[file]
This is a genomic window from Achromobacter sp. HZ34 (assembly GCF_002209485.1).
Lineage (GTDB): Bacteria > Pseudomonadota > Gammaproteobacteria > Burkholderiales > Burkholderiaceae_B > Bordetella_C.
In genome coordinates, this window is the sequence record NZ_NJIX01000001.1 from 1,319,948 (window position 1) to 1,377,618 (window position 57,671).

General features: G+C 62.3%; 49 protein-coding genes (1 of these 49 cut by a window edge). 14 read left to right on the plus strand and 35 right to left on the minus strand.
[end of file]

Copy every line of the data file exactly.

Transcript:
This is a genomic window from Achromobacter sp. HZ34 (assembly GCF_002209485.1).
Lineage (GTDB): Bacteria > Pseudomonadota > Gammaproteobacteria > Burkholderiales > Burkholderiaceae_B > Bordetella_C.
In genome coordinates, this window is the sequence record NZ_NJIX01000001.1 from 1,319,948 (window position 1) to 1,377,618 (window position 57,671).

General features: G+C 62.3%; 49 protein-coding genes (1 of these 49 cut by a window edge). 14 read left to right on the plus strand and 35 right to left on the minus strand.